- NOTE: if the excuse offered is, “They refused x care and we have to respect their wishes,” RED FLAG. Staff who make such a statement are demonstrating a lack of knowledge about handling care-refusal behavior in a sensitive and dignified way. There are resources out there for this behavior…I know because I’ve published them. Including this blog.
- Interaction between staff and residents (are the staff sitting with residents, interacting with them? Or are the staff sitting/standing off to the side, interacting with each other?
Question 3: What are the day-to-day activities for Memory Care Residents?
- Meaningful activities slow down functional decline, harness energy, and provide enjoyment; very important outcomes for persons with dementia whose outlets are limited by the disease. You want to know who develops the activities and implements them. Does the facility employ a legitimate recreational therapist? Or is the “activity person” a nursing assistant who fulfills this role because he or she is unable to physically complete direct care activities? Some people, even with minimal education and experience, can intuitively fulfill this role…but those people are rare. If the person answering this question gets huffy or annoyed, RED FLAG!
- Find out how the activities are personalized for each resident.
- Men may not be interested in “feminine activities” like painting or arts & crafts.
Question 4: What happens when residents become more dependent on others for care?
- For persons needing help with eating, is there a smaller dining area with staff offering assistance or feeding?
- Ask about bowel and bladder training
- Even if the person is incontinent, should still be placed on the toilet because the incontinence may be due to “holding it in.” Simply changing a brief, instead of assisting onto a toilet or bedside commode, may reinforce incontinence…and increase the risk for bladder infections.
- How much notice/assistance is provided if another level of care is needed?
Question 5: How are behaviors such as agitation, anger, aggression, and refusals handled? Do not only ask the person giving you the tour. Speak with staff…out of earshot of the administrator.
- “Distraction” and “redirection” are not enough. If this is the sum total of behavior management, RED FLAG and look for another place.
- Optimal responses would address prevention strategies. You may want to ask directly, “How do you PREVENT these behaviors?” If the response is, “These behaviors cannot be prevented,” walk out. Or direct them to this blog, because I have postings about this very topic (like the one about crankiness). This facility is not for your loved one with dementia.
- Pay attention to the physical environment, which can trigger many behaviors. Are the residents crowded around the one dining room table? Are TVs on in the background? Is music blaring from out of the rooms? If a particular resident is loud or vocalizing, how do staff intervene?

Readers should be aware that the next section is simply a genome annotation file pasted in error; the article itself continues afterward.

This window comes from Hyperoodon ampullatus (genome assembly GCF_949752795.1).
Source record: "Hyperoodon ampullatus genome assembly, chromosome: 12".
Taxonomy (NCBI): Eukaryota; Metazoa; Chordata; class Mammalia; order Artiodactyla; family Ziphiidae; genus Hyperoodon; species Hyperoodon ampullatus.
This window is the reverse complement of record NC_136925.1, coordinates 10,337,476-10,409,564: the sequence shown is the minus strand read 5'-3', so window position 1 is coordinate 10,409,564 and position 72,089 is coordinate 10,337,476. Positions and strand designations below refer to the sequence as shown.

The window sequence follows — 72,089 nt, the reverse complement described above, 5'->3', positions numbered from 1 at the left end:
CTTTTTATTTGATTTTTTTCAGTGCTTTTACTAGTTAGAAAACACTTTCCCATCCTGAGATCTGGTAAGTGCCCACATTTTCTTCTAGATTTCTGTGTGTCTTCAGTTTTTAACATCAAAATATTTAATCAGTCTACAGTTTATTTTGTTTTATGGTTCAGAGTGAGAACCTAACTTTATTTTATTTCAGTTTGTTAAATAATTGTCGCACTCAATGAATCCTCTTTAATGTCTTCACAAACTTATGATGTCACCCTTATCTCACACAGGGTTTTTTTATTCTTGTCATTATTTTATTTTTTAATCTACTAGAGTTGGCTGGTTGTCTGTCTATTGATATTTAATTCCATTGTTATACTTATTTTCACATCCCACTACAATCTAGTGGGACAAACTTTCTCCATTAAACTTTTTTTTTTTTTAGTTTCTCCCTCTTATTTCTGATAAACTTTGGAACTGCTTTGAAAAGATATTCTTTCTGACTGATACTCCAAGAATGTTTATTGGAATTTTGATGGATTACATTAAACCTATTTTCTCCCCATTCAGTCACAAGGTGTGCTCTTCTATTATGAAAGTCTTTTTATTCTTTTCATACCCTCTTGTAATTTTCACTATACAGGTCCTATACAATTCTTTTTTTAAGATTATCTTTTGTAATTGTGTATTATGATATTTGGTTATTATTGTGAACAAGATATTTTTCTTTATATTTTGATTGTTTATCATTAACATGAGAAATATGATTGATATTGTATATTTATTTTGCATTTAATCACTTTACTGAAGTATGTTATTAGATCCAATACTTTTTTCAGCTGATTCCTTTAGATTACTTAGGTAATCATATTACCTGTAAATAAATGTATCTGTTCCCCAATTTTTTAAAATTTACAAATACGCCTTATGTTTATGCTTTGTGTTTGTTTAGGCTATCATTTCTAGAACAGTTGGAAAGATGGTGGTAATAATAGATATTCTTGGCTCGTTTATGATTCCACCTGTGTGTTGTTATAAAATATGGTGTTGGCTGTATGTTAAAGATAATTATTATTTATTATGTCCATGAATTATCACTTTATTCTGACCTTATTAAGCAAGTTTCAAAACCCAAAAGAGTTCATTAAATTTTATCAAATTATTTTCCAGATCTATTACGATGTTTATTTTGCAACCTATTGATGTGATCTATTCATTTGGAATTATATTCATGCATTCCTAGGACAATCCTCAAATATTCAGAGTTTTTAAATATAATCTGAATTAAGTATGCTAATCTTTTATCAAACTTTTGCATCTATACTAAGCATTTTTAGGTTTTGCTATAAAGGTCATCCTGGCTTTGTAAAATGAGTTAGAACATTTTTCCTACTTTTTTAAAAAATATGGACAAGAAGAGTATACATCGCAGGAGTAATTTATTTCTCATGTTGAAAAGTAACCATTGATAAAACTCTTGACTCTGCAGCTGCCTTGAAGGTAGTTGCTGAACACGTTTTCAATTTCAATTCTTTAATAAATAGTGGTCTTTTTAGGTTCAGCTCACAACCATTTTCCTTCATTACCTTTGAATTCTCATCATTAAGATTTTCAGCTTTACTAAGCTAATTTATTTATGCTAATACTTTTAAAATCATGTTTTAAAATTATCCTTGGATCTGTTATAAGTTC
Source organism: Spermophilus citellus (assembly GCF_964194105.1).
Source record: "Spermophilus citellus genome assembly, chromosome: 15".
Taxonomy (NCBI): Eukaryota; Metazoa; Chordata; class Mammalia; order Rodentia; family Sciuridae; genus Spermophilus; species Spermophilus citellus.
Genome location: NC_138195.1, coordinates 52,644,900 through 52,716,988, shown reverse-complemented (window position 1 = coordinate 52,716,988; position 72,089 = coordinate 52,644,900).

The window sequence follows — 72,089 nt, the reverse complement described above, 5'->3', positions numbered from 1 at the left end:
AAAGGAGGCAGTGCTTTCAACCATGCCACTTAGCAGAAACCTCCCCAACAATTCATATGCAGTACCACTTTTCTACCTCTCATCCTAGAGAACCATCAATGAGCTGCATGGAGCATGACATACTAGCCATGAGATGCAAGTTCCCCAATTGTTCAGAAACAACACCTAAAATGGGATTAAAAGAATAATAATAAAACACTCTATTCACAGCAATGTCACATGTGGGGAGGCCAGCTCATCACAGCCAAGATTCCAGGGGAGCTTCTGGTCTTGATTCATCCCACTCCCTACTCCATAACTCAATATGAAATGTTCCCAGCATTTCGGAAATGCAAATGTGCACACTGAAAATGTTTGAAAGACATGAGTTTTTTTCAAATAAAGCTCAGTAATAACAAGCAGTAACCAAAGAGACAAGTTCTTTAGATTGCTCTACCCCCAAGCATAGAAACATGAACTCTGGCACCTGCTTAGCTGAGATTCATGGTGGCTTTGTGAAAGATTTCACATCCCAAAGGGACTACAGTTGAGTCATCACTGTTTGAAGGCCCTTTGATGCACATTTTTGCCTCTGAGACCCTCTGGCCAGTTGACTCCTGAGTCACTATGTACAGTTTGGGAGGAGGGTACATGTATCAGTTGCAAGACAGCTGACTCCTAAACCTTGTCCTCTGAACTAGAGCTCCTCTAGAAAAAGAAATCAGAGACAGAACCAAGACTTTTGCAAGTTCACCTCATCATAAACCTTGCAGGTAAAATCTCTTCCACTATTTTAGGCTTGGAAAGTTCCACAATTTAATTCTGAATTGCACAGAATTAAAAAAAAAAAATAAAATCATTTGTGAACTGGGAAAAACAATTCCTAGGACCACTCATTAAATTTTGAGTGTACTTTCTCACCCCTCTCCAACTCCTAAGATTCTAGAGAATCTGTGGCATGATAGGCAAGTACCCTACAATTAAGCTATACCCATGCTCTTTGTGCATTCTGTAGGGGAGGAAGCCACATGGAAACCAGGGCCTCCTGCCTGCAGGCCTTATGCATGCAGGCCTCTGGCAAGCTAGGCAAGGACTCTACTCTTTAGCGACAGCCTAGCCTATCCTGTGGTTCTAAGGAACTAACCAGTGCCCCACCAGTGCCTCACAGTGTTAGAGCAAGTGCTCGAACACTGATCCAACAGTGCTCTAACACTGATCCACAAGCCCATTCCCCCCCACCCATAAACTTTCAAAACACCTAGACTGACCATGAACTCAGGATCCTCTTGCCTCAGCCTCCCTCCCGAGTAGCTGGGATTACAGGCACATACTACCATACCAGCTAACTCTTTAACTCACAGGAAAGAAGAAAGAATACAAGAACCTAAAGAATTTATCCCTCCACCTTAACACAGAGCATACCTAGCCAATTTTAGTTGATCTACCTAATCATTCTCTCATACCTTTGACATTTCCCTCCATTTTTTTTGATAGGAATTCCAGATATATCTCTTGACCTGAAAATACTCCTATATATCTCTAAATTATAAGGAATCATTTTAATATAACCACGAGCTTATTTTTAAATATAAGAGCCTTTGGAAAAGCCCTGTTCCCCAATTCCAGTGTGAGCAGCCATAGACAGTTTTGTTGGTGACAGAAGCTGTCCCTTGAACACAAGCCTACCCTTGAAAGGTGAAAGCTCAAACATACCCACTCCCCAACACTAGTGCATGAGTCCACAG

- Ask about how knowledge of individual preferences and triggers are shared between staff members (Are there formal meetings? A communication book?).
- Talk to the direct care staff about:
- Knowledge of individual preferences and triggers
- Knowing the difference between a “knee-jerk” refusal and a true exercise in autonomy
- Most importantly, read the contract to see if any of these behaviors result in an involuntary discharge or to a transfer to a geriatric psychiatric facility.
While this list is not exhaustive, it does cover some really important areas that come back to haunt family members one their loved one is transitioned to a Memory Care Unit. This information is especially important if the person with dementia has a history of care refusal behavior, agitation, or other behaviors.
Sometimes families are tempted to downplay behaviors because they really like the facility and think that everything will be fine. This is unfair to everyone, especially the person with dementia. Better to have an honest conversation and be told that the facility may not be equipped to care for loved one, than to be faced with an involuntary discharge or an emergency transfer to a psychiatric hospital.
Have your own experiences? Please share. I’m interested in other’s perspectives about this topic, especially from care partners who have lived it.
Are you caring for someone with dementia and want more personal help with understanding the behaviors? Click here.
Dr. Rita Jablonski
Rita Jablonski, PhD, CRNP, FAAN, FGSA is a nurse practitioner, researcher, tenured professor, and former family caregiver. Her research and practice involve all aspects of dementia management; she is best known for non-drug strategies to address dementia-related behaviors.